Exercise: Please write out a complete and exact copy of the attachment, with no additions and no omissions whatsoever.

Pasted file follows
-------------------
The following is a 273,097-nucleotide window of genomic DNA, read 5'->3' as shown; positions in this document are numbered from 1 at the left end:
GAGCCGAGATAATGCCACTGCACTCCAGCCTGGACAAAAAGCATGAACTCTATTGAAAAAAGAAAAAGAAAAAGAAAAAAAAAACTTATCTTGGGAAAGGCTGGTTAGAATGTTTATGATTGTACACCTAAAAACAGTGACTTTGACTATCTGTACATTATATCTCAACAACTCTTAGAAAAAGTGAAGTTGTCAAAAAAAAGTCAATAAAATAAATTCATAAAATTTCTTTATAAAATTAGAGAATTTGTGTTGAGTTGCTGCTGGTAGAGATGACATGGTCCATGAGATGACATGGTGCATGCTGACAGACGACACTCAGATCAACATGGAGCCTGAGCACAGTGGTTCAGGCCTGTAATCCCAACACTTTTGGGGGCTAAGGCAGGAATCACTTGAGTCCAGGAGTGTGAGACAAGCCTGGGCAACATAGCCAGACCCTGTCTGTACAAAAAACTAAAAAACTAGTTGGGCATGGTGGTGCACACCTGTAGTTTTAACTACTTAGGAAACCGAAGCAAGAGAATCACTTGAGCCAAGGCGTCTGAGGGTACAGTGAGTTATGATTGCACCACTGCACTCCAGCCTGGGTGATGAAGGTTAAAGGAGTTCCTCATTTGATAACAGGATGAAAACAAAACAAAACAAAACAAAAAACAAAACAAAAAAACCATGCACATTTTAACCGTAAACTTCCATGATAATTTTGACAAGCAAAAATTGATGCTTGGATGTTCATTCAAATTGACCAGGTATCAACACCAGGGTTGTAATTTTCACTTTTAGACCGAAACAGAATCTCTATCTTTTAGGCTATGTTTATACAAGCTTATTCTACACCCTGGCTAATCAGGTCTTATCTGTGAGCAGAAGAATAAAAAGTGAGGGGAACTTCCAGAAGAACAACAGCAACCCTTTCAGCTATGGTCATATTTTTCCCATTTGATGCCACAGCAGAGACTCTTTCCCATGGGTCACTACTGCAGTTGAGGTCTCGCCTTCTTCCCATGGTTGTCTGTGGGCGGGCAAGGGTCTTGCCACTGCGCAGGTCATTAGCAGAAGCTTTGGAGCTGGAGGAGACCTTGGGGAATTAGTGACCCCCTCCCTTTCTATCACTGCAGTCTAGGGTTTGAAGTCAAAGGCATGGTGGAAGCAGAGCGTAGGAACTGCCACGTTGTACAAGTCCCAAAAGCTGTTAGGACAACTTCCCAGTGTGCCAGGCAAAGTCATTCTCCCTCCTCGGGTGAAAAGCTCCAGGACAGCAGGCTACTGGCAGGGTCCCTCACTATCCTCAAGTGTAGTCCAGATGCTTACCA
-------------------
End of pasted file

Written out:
The following is a 273,097-nucleotide window of genomic DNA, read 5'->3' as shown; positions in this document are numbered from 1 at the left end:
GAGCCGAGATAATGCCACTGCACTCCAGCCTGGACAAAAAGCATGAACTCTATTGAAAAAAGAAAAAGAAAAAGAAAAAAAAAACTTATCTTGGGAAAGGCTGGTTAGAATGTTTATGATTGTACACCTAAAAACAGTGACTTTGACTATCTGTACATTATATCTCAACAACTCTTAGAAAAAGTGAAGTTGTCAAAAAAAAGTCAATAAAATAAATTCATAAAATTTCTTTATAAAATTAGAGAATTTGTGTTGAGTTGCTGCTGGTAGAGATGACATGGTCCATGAGATGACATGGTGCATGCTGACAGACGACACTCAGATCAACATGGAGCCTGAGCACAGTGGTTCAGGCCTGTAATCCCAACACTTTTGGGGGCTAAGGCAGGAATCACTTGAGTCCAGGAGTGTGAGACAAGCCTGGGCAACATAGCCAGACCCTGTCTGTACAAAAAACTAAAAAACTAGTTGGGCATGGTGGTGCACACCTGTAGTTTTAACTACTTAGGAAACCGAAGCAAGAGAATCACTTGAGCCAAGGCGTCTGAGGGTACAGTGAGTTATGATTGCACCACTGCACTCCAGCCTGGGTGATGAAGGTTAAAGGAGTTCCTCATTTGATAACAGGATGAAAACAAAACAAAACAAAACAAAAAACAAAACAAAAAAACCATGCACATTTTAACCGTAAACTTCCATGATAATTTTGACAAGCAAAAATTGATGCTTGGATGTTCATTCAAATTGACCAGGTATCAACACCAGGGTTGTAATTTTCACTTTTAGACCGAAACAGAATCTCTATCTTTTAGGCTATGTTTATACAAGCTTATTCTACACCCTGGCTAATCAGGTCTTATCTGTGAGCAGAAGAATAAAAAGTGAGGGGAACTTCCAGAAGAACAACAGCAACCCTTTCAGCTATGGTCATATTTTTCCCATTTGATGCCACAGCAGAGACTCTTTCCCATGGGTCACTACTGCAGTTGAGGTCTCGCCTTCTTCCCATGGTTGTCTGTGGGCGGGCAAGGGTCTTGCCACTGCGCAGGTCATTAGCAGAAGCTTTGGAGCTGGAGGAGACCTTGGGGAATTAGTGACCCCCTCCCTTTCTATCACTGCAGTCTAGGGTTTGAAGTCAAAGGCATGGTGGAAGCAGAGCGTAGGAACTGCCACGTTGTACAAGTCCCAAAAGCTGTTAGGACAACTTCCCAGTGTGCCAGGCAAAGTCATTCTCCCTCCTCGGGTGAAAAGCTCCAGGACAGCAGGCTACTGGCAGGGTCCCTCACTATCCTCAAGTGTAGTCCAGATGCTTACCA